All sorts of jazz, free jazz and improv. Never for money, always for love.
That less than 38½-minute CD is a prime reminder that the reductionist
ethos celebrated on the other CDs isn't the only sound coming out of Berlin.
Each of Thieke's seven compositions is a prime slice of go-for-broke Energy
Music. Besides highlighting his alto saxophone, alto clarinet and clarinet
playing, there's a place for his rhythm section mates as well.
Proffering high-end rhythmic interventions is Zürich-native Weber – who among many others, has played with American saxophonist Charles Gayle and Swiss pianist Irène Schweizer; while the percussion add-ons result from the inventions of Nürenberg native Michael Griener, who has backed soloists as disparate as experimental trumpeter Axel Dörner and traditional jazz guitarist Herb Ellis.
Bobbing, ebbing and flowing in the currents available from breath, strokes and motion, the co-op trio parties like it's 1969, the zenith of outer-directed Free Jazz. Writhing and wiggling timbres that are wrenched from his body tube and bell rather than his reed and mouthpiece, Thieke's multiphonic showpieces are still profoundly logical. It may seem as if he's shoving more notes into an aperture than can comfortably absorb them, but unsurprisingly the shape of these instant compositions immediately distends to fit.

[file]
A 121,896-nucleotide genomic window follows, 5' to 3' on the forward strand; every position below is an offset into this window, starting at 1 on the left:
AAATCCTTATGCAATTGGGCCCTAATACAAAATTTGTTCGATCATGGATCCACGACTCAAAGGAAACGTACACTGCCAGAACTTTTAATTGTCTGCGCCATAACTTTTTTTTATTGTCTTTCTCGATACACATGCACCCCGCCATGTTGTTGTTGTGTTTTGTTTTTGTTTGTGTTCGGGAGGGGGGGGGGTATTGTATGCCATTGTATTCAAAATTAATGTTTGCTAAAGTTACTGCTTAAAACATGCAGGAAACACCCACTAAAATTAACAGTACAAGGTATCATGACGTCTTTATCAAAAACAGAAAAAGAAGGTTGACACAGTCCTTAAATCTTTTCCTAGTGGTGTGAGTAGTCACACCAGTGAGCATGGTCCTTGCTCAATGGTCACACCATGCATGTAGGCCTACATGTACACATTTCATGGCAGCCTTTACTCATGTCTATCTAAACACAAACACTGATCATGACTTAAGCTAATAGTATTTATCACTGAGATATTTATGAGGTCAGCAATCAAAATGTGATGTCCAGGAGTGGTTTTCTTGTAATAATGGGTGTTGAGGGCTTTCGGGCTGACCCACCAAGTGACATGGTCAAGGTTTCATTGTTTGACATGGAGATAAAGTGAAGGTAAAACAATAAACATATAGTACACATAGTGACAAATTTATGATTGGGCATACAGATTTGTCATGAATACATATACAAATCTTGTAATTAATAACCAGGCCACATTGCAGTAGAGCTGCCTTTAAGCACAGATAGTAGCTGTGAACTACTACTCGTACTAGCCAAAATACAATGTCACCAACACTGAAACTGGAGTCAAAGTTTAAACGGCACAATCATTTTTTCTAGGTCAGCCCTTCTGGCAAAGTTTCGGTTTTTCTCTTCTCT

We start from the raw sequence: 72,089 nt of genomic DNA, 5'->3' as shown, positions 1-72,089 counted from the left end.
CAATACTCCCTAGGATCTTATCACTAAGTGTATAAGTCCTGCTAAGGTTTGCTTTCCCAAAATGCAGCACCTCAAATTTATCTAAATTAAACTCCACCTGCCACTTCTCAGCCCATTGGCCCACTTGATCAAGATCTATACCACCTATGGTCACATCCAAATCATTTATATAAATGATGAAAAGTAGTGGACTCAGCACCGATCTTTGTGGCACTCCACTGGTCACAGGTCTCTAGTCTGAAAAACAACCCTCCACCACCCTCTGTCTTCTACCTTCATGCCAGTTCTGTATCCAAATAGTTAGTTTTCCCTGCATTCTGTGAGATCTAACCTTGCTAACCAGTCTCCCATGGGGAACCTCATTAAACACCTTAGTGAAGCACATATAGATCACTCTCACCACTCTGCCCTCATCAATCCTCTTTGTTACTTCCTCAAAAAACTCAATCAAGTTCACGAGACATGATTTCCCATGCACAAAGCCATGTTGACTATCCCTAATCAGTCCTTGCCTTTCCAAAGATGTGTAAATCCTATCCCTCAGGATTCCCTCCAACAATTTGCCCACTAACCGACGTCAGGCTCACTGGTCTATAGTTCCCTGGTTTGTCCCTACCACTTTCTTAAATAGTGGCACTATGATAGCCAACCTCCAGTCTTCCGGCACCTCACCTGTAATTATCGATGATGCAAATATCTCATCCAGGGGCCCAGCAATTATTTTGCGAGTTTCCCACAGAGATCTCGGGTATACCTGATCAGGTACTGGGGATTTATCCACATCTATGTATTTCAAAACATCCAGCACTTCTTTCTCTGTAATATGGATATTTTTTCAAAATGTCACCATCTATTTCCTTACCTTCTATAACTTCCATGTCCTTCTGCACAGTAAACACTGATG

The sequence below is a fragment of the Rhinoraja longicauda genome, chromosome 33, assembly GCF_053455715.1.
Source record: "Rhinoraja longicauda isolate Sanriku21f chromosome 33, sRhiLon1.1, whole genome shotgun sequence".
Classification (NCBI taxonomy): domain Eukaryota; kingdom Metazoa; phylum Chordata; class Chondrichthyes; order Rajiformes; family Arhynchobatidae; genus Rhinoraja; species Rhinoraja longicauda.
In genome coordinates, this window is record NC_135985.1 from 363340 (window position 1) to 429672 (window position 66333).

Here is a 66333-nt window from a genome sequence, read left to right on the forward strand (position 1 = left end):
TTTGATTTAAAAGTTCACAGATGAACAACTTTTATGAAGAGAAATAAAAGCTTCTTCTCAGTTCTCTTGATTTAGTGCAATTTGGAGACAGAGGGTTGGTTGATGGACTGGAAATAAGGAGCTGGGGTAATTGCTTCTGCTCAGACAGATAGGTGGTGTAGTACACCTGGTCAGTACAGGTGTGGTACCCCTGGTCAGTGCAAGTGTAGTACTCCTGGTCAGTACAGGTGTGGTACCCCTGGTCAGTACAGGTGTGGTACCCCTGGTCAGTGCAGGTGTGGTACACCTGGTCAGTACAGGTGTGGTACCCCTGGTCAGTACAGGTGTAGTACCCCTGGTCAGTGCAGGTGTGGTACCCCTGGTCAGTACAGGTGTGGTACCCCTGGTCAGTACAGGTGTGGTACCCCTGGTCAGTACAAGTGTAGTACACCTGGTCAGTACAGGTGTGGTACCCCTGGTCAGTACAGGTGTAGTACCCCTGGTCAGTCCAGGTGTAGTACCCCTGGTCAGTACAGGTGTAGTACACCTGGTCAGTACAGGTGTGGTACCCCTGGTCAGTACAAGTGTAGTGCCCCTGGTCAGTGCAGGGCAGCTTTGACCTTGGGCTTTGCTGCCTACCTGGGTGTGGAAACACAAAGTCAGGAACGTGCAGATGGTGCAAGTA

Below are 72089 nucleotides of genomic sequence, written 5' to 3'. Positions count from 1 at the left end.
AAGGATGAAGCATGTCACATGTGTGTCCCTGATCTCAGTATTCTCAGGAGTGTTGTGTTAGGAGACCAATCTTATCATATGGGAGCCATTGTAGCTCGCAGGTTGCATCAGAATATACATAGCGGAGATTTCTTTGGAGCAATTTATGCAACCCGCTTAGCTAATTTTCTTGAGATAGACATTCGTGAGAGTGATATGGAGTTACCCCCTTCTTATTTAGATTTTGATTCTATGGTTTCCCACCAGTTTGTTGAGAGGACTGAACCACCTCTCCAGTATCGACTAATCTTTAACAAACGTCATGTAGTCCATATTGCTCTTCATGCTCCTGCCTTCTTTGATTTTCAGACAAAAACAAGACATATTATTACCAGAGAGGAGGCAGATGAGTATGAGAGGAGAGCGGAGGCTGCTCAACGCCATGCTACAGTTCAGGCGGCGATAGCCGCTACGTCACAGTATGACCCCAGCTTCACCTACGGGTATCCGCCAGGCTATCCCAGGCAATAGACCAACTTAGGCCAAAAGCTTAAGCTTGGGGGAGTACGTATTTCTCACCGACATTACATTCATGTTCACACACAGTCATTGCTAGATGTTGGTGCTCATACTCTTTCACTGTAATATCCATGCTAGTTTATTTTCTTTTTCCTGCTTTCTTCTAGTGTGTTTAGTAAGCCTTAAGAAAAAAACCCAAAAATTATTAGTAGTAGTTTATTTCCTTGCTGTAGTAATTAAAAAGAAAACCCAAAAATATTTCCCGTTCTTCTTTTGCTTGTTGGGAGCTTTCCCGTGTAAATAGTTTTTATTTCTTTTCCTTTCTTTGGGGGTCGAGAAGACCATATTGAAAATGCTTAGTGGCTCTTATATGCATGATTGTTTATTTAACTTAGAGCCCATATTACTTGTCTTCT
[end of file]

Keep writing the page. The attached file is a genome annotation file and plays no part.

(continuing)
Altissimo cries and irregular vibrations characterize his alto saxophone lines, which are then wedged firmly among the extended techniques of the other trio members. On clarinet his legato tone sometimes suggests the sort of absolute music he and Fagaschinski play in tandem elsewhere, or remain body-tube vibrations. On both reeds his most common strategy is to repeatedly parse particular note clusters until he's wrung every last variation from them.
As easily able to sound a shuffle beat as bounces and ruffs, Griener's clattering cymbals often mix it up with Weber's chiming bass lines; and, depending on the situation, rhythmic accompaniment also results from chain rattling or stick whacks that are as regular as hoof beats. For his part Weber's walks as easily as he scoots up and down the strings and thumps percussively at points as conclusively as his sul tasto sweeps define other pieces.
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